UCLA vs. Cal 2013: Previewing the Golden Bears by the Numbers


Cary Edmondson-USA TODAY Sports

While the numbers don’t paint Cal as a competent team, the reality is that … well … they’re not a competent team.

The Golden Bears of Berkeley have taken over Colorado’s spot as the worst team in the Pac-12. And while that’s a testament to the Pac-12’s strength — after all, Berkeley is currently much better than Colorado was in 2012 — these Bears are still liable to get blown out at any given moment. This is why they’re three-touchdown ‘dogs to UCLA on Oct. 12.

With that in mind, here are three numbers every UCLA fan should be aware of heading into this game.


The number of yards Cal accumulates per game. That’s a massive number, especially for a team who’s 1-4 and significantly worse than they were at this point last year. Of these 515 yards per tilt, 399 come from the passing game, led by a freshman in Jared Goff. This Cal offense is improved and the future looks bright, at least offensively. Which brings us to the next stat…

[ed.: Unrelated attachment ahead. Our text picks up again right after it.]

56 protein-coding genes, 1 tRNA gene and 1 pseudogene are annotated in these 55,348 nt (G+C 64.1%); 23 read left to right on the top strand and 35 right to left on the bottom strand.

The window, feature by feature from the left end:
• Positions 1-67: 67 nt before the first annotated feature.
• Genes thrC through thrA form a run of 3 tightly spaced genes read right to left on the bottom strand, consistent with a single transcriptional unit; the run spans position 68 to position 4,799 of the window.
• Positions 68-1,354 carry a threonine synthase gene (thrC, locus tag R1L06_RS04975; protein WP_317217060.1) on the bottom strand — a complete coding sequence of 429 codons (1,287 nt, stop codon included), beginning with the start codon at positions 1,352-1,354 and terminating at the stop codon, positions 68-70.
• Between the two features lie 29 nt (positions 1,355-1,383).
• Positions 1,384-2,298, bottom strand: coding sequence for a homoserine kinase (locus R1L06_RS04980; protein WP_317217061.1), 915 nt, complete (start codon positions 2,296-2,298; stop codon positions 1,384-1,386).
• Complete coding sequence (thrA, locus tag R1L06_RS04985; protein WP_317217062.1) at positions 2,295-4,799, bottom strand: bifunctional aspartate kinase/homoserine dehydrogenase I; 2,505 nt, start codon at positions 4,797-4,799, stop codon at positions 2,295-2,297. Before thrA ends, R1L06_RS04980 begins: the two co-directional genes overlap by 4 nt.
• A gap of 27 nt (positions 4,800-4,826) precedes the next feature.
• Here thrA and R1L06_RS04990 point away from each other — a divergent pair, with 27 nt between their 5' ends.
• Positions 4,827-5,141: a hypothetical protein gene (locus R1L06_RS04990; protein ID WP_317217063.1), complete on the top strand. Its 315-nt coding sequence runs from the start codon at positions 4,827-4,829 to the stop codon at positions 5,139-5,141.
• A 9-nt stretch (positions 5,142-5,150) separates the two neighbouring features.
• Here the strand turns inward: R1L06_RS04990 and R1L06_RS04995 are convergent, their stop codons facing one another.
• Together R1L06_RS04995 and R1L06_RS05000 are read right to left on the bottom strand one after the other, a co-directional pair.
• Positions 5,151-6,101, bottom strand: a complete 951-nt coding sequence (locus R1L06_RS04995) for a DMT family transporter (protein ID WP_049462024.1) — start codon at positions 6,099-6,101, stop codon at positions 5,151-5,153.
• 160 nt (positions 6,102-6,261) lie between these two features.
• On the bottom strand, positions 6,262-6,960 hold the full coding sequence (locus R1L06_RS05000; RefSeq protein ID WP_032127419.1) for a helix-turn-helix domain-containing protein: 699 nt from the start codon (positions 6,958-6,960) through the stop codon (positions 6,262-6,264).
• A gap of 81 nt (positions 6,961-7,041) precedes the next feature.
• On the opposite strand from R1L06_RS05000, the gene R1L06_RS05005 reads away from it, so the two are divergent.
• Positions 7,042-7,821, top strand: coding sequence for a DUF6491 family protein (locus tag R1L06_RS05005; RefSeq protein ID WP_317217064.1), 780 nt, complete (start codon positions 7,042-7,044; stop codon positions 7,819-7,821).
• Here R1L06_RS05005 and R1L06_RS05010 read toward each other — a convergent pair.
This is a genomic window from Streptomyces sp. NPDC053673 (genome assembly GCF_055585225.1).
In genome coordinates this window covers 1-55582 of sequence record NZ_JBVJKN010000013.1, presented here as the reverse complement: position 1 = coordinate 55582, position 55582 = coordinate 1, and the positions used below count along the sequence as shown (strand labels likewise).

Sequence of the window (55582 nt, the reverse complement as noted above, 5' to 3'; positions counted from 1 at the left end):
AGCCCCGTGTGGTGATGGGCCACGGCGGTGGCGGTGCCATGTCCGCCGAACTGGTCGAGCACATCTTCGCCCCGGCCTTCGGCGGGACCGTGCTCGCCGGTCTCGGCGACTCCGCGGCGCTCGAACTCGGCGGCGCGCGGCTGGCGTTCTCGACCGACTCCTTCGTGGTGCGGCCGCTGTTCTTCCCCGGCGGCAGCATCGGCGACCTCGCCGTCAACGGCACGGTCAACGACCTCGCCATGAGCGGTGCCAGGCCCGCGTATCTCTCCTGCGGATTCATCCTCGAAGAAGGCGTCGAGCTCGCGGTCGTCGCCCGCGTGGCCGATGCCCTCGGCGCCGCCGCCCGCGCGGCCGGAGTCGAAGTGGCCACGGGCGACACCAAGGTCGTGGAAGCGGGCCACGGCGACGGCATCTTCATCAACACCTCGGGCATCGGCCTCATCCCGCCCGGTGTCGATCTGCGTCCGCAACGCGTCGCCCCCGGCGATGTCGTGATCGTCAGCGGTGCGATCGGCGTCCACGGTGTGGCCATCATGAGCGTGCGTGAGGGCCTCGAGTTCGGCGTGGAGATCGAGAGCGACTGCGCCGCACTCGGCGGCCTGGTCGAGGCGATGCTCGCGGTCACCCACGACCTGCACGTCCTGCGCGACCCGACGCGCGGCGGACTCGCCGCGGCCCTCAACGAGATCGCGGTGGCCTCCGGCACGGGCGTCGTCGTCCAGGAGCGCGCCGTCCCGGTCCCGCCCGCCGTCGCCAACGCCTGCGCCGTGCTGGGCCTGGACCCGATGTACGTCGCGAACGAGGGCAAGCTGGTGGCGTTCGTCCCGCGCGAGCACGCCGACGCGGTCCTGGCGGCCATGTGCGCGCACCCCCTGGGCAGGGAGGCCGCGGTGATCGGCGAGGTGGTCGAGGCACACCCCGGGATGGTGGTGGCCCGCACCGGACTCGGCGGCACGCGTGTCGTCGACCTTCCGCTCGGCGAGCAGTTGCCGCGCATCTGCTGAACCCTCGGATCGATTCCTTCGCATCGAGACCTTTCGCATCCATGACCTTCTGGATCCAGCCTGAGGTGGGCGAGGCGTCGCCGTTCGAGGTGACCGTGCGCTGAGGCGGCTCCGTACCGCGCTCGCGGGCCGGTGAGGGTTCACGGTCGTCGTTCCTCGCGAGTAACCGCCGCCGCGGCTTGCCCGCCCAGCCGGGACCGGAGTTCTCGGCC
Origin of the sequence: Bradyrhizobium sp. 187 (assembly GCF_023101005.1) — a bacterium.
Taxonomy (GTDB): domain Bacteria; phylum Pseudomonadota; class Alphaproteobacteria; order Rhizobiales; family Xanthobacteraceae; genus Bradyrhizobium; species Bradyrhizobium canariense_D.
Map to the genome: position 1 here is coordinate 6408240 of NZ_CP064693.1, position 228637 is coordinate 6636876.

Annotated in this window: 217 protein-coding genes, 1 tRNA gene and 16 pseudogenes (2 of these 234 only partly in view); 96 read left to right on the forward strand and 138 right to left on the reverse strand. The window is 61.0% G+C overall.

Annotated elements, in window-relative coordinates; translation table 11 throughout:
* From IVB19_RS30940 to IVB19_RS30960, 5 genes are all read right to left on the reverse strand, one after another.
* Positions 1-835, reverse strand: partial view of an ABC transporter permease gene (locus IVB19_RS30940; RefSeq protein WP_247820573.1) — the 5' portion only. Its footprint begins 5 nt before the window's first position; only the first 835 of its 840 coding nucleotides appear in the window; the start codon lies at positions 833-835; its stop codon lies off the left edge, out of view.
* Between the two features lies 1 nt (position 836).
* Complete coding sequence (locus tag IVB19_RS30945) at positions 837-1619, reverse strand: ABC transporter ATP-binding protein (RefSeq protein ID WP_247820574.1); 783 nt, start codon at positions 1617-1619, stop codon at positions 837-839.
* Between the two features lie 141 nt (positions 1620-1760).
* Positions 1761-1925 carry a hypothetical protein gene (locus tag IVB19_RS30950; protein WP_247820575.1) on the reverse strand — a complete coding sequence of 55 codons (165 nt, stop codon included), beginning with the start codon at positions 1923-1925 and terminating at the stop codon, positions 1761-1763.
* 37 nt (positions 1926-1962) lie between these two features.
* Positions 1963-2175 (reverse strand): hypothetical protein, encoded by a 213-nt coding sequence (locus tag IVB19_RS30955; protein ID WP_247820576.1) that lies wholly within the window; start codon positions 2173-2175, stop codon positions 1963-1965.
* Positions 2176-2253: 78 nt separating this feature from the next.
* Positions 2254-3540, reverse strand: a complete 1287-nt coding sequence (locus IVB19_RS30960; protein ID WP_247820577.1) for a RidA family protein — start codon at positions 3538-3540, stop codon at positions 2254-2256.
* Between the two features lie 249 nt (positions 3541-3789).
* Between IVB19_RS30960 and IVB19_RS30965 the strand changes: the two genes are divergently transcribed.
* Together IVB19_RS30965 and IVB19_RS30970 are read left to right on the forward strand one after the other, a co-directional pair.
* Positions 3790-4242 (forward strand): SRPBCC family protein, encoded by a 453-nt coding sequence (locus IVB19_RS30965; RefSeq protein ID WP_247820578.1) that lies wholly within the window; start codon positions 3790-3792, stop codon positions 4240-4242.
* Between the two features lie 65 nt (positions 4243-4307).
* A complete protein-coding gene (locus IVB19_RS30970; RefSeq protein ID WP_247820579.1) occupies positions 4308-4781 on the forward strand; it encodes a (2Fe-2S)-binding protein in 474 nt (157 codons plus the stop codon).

The number of yards Cal allows its opponents per game. There’s a reason Cal has been as awful as they have, and it’s almost entirely due to a defense that lacks depth, technique, or overall awareness. If first-year honcho Sonny Dykes is to be credited for revitalizing a stagnant offense, he must be held responsible for the Bears’ extreme regression defensively. Any defense that averages 220 rushing yards isn’t worthy of any praise at all.


The number of plays Cal runs per game. This is by far the highest in the conference, and falls in line with Sonny Dykes’ offense considering Louisiana Tech ran at an eerily similar pace last year. While spread offenses generally require a faster tempo in order to be effective, no one vitalizes pace more than Dykes. While this may sound all well and good, consider, too, that Dykes doesn’t discriminate between scenarios, meaning his ailing and depleting defense isn’t being helped out by the fact that the Bears are being rushed off the field.